Tuesday, April 10, 2018

Bjorn Morten Christophersen's Woven Brass from 2L Recordings

Is there any musical instrument that can convey dread, fear and impending terror as well as a horn? Let me elaborate and tell you about the first time I listened to classical music. It was the first or second grade, and our teacher played Tchaikovsky's Peter and the Wolf for us. (Don't ask me which version--I was six years old.) When the wolf first appears, signified by an eerie and menacing melody from the horn section, I felt more than just chills down my spine. I freaked out a little bit. I think I had nightmares for weeks afterward, and the soundtrack for each frightening image in my troubled dreams was the massed sound of those evil horns. It took me years before I could listen to that otherwise beautiful piece of music without feeling like something was waiting in the bushes for me, certain to tear me apart.

Woven Brass, from Norway's 2L Recordings, has absolutely nothing to do with Tchaikovsky's classic introduction to the orchestra which was obviously aimed at children with more fortitude than me--at least back when I was six or seven years of age. But I can't help but think about that horrible wolf when I listen to these fourteen musical pieces from composer/conductor Bjorn Morten Christophersen. These horns from six members of the Oslo Philharmonic Orchestra create so many razor-sharp moods and images that I can't help being transported back to that classroom in 1968 and feeling those same physical reactions I had to such soul-shattering sounds. I'm not expecting nightmares, but this recording has generated its share of goosebumps.

Fortunately, Woven Horns does not sustain those dark, unfathomable fears and emotions for the hour or so it takes to listen. Christophersen's music is thankfully varied and at times it's actually playful--in a vaguely macabre way, that is. The idea behind these fourteen tracks is to allow the listener to digest this music in a number of ways. You can be a purist and listen from beginning to end, or you can take Woven Brass one piece at a time. "Digital streaming services have led to new ways of consuming music," Christophersen explains. While I do think that listening to one isolated piece at a time certainly underlines this point, you'll get more of the recurring themes and ideas if you consume this exciting work as a whole.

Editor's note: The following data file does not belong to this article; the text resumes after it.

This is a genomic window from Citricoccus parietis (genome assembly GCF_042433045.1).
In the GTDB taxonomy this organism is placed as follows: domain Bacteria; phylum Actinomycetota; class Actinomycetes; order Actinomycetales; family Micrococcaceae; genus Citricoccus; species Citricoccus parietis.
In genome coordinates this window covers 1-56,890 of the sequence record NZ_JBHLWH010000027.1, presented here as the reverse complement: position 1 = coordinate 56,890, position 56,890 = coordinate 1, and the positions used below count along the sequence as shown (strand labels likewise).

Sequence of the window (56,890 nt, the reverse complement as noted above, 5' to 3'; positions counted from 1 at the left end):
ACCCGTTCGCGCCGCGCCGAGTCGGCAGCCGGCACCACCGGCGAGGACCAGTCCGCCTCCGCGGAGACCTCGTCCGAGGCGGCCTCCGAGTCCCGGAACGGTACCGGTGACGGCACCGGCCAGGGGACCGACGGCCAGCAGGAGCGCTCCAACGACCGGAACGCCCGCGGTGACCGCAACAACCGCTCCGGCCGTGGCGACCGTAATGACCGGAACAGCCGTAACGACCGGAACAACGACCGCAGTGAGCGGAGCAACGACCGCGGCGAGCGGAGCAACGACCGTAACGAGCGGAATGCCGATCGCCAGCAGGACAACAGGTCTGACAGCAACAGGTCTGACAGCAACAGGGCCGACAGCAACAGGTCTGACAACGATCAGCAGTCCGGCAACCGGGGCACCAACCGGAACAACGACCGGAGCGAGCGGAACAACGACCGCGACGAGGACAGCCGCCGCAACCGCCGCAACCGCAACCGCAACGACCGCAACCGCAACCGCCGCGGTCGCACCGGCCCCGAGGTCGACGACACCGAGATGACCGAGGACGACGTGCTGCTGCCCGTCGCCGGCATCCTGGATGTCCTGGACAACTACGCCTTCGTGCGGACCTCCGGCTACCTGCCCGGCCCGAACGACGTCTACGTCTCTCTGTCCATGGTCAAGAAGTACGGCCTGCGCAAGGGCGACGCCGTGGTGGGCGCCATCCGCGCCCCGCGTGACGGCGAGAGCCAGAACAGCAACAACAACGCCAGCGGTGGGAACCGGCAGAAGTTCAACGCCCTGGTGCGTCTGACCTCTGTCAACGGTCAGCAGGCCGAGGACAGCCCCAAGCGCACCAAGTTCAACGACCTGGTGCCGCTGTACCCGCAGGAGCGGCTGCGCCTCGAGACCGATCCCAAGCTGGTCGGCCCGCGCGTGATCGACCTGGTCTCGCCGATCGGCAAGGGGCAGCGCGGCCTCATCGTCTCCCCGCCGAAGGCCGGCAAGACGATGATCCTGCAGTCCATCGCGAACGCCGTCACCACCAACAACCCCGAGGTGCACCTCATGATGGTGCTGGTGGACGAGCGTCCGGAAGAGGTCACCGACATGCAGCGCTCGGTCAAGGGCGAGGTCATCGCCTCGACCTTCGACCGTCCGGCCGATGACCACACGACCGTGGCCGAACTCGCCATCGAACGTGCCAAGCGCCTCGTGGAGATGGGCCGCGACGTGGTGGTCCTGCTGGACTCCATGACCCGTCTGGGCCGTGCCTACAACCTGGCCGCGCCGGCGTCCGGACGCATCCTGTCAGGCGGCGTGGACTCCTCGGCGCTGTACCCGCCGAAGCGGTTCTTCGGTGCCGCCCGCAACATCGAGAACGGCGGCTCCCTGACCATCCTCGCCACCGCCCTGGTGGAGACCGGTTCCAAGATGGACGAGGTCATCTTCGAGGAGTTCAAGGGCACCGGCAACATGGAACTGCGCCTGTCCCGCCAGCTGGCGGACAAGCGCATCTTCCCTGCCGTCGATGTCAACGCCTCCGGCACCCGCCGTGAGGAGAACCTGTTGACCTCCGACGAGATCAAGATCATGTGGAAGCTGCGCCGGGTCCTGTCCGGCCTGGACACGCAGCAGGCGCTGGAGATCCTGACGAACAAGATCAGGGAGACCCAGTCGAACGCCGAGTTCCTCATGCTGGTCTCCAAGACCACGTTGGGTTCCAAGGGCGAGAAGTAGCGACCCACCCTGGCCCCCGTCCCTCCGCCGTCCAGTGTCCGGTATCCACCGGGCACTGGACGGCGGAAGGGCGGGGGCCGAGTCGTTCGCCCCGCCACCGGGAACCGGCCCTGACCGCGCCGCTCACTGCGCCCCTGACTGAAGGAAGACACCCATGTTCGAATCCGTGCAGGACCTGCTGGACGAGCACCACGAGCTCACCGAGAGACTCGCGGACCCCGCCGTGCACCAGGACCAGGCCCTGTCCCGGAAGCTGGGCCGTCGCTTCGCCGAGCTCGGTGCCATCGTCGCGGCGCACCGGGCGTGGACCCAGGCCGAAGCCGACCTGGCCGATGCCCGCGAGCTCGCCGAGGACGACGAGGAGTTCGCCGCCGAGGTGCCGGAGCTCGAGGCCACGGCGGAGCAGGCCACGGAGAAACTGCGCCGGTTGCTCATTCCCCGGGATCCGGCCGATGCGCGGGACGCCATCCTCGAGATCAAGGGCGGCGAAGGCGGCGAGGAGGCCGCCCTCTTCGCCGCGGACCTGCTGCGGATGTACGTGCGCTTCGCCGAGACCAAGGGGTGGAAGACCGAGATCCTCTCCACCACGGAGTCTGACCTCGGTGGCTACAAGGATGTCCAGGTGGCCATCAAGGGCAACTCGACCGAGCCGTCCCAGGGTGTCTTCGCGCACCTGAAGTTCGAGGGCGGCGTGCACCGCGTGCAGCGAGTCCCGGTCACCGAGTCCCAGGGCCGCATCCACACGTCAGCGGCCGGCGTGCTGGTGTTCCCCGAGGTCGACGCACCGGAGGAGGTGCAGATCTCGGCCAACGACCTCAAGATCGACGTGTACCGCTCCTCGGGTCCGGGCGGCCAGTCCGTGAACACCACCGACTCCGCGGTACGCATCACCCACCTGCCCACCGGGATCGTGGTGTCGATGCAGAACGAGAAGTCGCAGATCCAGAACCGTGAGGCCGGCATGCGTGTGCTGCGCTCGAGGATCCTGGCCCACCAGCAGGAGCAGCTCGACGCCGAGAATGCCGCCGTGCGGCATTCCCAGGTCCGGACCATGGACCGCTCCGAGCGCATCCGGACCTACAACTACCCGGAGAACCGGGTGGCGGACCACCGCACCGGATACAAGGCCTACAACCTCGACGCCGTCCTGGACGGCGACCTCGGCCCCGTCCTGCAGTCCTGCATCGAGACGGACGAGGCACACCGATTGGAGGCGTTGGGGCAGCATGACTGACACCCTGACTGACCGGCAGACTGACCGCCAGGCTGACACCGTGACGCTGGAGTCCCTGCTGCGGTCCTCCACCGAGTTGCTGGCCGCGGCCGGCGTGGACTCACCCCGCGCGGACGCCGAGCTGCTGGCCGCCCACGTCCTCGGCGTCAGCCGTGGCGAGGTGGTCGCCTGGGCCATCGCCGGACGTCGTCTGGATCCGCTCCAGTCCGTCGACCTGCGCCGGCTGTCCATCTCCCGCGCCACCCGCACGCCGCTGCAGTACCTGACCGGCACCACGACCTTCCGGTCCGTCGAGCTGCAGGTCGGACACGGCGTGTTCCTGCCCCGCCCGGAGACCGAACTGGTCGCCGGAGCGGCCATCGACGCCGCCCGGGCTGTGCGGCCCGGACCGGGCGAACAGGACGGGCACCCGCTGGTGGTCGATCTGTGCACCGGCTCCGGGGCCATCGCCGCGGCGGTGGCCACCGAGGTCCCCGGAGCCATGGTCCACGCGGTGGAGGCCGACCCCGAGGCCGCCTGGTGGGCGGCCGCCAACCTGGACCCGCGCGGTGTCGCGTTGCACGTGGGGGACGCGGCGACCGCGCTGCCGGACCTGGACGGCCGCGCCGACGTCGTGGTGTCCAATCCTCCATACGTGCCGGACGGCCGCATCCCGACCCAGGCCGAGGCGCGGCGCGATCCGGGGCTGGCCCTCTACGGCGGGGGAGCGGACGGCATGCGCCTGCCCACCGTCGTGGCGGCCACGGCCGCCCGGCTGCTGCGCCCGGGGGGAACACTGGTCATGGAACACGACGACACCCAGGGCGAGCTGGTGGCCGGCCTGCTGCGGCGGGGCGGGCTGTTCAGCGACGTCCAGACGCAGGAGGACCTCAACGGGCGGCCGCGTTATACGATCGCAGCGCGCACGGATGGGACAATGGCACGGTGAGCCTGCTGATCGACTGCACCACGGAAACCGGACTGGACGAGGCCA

This is a 2L release where all the recording technology that producer Morten Lindberg employs comes in very handy. These six musicians (who don't necessarily occupy the stage at the same time) create such swirling patterns of sound in the Jar Church in Norway that 2L's bag of tricks--9.1 Dolby Atmos 48kHz and other surround options, the Blu-ray audio format and MQA, all recorded in DXD 24bit/352.8kHz--is extremely effective in putting each horn in its place on the stage while letting you see the spatial trajectory of every note. You'll be able to track each musician's output with ease, whether it's leader Jonas Haltia's trumpet or the brass from colleagues Axel Sjostedt, Brynjar Kolbergsrud, Jan-Olav Martinsen, Thorbjorn Lonmo and Frode Amundsen.

From a sonic standpoint, this is an ultimate reference recording for brass instruments. It will, like all 2L Recordings, test the fidelity of your sound system. But Woven Brass is also a reference for the idea that music can be spine-chilling, so listen with a trusted friend who will make you feel safe!

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